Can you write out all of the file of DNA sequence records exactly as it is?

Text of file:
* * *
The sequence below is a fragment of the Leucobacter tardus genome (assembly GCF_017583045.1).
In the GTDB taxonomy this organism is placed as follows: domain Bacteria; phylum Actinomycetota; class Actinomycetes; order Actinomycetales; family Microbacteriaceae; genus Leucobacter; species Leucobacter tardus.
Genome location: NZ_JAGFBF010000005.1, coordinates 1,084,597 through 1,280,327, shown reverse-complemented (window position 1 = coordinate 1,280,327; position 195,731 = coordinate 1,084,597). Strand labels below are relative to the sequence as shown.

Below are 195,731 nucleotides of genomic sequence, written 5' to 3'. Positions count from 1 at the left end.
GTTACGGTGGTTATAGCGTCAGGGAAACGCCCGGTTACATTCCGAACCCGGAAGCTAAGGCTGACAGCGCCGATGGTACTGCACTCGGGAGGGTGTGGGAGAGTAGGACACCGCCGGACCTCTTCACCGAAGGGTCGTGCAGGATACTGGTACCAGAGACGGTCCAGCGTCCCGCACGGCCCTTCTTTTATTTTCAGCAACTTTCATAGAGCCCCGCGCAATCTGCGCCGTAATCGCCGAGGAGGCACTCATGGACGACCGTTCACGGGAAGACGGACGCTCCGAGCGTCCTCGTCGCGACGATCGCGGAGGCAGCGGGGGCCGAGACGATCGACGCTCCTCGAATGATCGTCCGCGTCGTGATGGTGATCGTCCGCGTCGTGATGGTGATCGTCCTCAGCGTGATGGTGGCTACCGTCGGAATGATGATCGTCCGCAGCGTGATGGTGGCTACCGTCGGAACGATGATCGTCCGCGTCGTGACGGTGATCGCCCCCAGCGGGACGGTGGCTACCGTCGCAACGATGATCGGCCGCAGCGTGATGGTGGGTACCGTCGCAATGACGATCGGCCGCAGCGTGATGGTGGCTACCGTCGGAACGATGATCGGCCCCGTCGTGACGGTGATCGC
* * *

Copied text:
The sequence below is a fragment of the Leucobacter tardus genome (assembly GCF_017583045.1).
In the GTDB taxonomy this organism is placed as follows: domain Bacteria; phylum Actinomycetota; class Actinomycetes; order Actinomycetales; family Microbacteriaceae; genus Leucobacter; species Leucobacter tardus.
Genome location: NZ_JAGFBF010000005.1, coordinates 1,084,597 through 1,280,327, shown reverse-complemented (window position 1 = coordinate 1,280,327; position 195,731 = coordinate 1,084,597). Strand labels below are relative to the sequence as shown.

Below are 195,731 nucleotides of genomic sequence, written 5' to 3'. Positions count from 1 at the left end.
GTTACGGTGGTTATAGCGTCAGGGAAACGCCCGGTTACATTCCGAACCCGGAAGCTAAGGCTGACAGCGCCGATGGTACTGCACTCGGGAGGGTGTGGGAGAGTAGGACACCGCCGGACCTCTTCACCGAAGGGTCGTGCAGGATACTGGTACCAGAGACGGTCCAGCGTCCCGCACGGCCCTTCTTTTATTTTCAGCAACTTTCATAGAGCCCCGCGCAATCTGCGCCGTAATCGCCGAGGAGGCACTCATGGACGACCGTTCACGGGAAGACGGACGCTCCGAGCGTCCTCGTCGCGACGATCGCGGAGGCAGCGGGGGCCGAGACGATCGACGCTCCTCGAATGATCGTCCGCGTCGTGATGGTGATCGTCCGCGTCGTGATGGTGATCGTCCTCAGCGTGATGGTGGCTACCGTCGGAATGATGATCGTCCGCAGCGTGATGGTGGCTACCGTCGGAACGATGATCGTCCGCGTCGTGACGGTGATCGCCCCCAGCGGGACGGTGGCTACCGTCGCAACGATGATCGGCCGCAGCGTGATGGTGGGTACCGTCGCAATGACGATCGGCCGCAGCGTGATGGTGGCTACCGTCGGAACGATGATCGGCCCCGTCGTGACGGTGATCGC